Once the funding arrangements and the merit of the client’s claim have been assessed, the steps the parties should take before commencing proceedings are governed by the so called pre-action protocols and pre-action conduct. In practice, the parties should establish what issues are in dispute, share information that is available to each of them concerning those issues and endeavour to resolve those matters. Failure to follow a protocol step or its spirit, without good reason, will usually incur a sanction for that party if litigation is commenced.
Immediately after collecting sufficient evidence to substantiate a realistic claim, and before addressing issues of quantum in detail, the potential claimant should send to the potential defendant a letter detailing the claim. Enough information must be given so that the prospective defendant can commence investigations and at least put broad valuation on the claim. Subsequently, the prospective defendant should acknowledge safe receipt of the letter of claim and, after investigating the matter, should state whether or not liability is admitted. Reason should be given if liability is denied and when contributory negligence is alleged, the prospective claimant should respond to such allegation before issuing proceedings.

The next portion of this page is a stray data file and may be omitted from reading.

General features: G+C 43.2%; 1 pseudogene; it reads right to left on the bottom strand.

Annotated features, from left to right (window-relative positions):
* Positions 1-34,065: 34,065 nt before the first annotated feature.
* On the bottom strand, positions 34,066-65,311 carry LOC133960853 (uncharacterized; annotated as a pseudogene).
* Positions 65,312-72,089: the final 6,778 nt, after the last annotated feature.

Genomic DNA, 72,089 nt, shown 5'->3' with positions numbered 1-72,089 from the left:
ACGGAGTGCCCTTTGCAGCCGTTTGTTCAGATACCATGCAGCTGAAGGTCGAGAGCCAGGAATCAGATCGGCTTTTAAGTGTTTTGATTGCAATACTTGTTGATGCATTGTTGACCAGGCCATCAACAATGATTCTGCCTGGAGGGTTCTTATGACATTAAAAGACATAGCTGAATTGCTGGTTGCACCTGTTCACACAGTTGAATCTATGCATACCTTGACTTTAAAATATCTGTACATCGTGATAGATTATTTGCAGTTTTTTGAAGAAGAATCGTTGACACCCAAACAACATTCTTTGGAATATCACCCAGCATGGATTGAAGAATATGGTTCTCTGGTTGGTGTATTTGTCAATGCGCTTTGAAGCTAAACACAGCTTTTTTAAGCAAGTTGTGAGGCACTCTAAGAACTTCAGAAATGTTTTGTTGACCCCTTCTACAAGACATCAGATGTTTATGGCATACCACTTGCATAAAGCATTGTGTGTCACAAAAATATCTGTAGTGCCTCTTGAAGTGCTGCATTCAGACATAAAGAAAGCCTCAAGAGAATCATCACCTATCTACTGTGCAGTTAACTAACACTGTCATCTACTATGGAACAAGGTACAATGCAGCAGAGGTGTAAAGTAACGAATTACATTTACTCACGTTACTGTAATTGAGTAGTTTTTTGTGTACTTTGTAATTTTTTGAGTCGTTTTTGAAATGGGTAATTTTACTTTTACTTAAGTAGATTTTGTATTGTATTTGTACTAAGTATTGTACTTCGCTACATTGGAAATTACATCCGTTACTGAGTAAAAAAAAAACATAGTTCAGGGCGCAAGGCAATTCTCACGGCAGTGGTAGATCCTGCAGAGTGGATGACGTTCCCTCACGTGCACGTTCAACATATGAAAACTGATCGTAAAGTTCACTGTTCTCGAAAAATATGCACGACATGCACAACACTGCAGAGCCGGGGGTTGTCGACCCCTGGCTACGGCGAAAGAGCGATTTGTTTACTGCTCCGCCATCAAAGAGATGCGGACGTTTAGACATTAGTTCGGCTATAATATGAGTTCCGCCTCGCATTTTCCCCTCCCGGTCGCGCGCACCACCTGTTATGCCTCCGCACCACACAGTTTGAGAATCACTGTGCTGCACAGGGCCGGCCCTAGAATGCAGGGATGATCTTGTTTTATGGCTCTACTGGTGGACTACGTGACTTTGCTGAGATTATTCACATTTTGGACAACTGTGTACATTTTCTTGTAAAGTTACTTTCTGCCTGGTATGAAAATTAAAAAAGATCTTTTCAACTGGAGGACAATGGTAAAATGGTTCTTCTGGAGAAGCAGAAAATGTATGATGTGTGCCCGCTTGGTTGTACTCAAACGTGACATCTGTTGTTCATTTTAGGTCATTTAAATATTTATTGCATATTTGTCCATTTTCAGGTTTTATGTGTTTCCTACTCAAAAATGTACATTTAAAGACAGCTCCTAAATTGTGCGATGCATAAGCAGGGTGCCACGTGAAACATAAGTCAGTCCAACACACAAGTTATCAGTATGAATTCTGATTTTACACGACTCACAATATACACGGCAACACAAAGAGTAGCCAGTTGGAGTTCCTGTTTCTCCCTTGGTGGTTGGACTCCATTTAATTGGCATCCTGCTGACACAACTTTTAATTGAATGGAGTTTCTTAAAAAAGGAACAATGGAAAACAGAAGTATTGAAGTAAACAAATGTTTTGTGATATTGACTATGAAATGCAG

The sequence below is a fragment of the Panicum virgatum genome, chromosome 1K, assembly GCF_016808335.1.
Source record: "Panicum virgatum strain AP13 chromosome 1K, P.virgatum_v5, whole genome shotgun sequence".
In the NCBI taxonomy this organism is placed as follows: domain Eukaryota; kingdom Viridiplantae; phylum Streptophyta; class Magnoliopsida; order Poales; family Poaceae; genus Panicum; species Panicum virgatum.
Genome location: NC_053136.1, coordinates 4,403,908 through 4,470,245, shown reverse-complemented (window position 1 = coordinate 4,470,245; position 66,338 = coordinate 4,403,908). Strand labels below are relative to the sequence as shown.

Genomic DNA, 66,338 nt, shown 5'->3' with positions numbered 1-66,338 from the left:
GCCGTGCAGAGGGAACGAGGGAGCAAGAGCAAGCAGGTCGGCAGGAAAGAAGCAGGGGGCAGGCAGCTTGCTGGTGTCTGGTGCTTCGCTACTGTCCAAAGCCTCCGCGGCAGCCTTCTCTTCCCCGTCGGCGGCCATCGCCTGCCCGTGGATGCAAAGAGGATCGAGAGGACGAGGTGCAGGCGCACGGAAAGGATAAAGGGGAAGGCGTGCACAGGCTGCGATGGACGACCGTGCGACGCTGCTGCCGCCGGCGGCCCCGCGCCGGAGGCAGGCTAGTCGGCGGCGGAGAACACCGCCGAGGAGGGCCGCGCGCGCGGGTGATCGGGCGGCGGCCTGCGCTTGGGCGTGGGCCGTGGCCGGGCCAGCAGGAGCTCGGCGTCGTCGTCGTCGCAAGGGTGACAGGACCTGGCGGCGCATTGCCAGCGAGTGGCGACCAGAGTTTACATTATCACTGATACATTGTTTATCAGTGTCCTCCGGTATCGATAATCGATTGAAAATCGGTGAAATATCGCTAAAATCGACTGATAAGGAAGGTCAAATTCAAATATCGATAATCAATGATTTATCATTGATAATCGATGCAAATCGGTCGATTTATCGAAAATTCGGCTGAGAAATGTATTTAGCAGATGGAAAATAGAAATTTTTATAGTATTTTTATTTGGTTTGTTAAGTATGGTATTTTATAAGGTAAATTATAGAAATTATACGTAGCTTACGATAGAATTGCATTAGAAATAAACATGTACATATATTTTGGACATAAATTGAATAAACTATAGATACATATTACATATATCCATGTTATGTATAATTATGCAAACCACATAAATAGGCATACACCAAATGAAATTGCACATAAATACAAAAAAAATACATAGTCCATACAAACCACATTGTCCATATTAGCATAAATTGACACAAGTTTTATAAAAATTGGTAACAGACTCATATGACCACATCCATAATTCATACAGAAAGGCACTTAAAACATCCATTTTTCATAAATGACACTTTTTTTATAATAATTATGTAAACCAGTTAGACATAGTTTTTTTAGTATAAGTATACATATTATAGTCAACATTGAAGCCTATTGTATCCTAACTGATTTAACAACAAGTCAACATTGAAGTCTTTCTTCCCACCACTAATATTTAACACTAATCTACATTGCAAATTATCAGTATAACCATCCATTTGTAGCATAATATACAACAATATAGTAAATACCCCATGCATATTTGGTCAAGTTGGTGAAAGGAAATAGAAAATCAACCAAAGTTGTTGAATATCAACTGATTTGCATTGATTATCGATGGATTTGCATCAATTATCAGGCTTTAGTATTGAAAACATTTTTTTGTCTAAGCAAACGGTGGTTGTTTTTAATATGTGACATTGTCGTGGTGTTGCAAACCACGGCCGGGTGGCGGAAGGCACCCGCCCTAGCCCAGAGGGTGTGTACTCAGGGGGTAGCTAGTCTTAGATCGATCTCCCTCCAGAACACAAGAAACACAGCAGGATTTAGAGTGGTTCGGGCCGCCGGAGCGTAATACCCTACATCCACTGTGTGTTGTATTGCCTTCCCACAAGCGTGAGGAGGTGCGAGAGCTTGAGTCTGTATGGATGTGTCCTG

Stage 2: commencement of the claim
Before starting a court case, the client should be fully aware of what will be involved. That is more than the chances of success and the pros and cons of litigation. The client should have a good idea of what happen next, as well as how long that might take and the likely cost. In particular, the client should appreciate that the court will impose a strict timetable of steps that must be taken.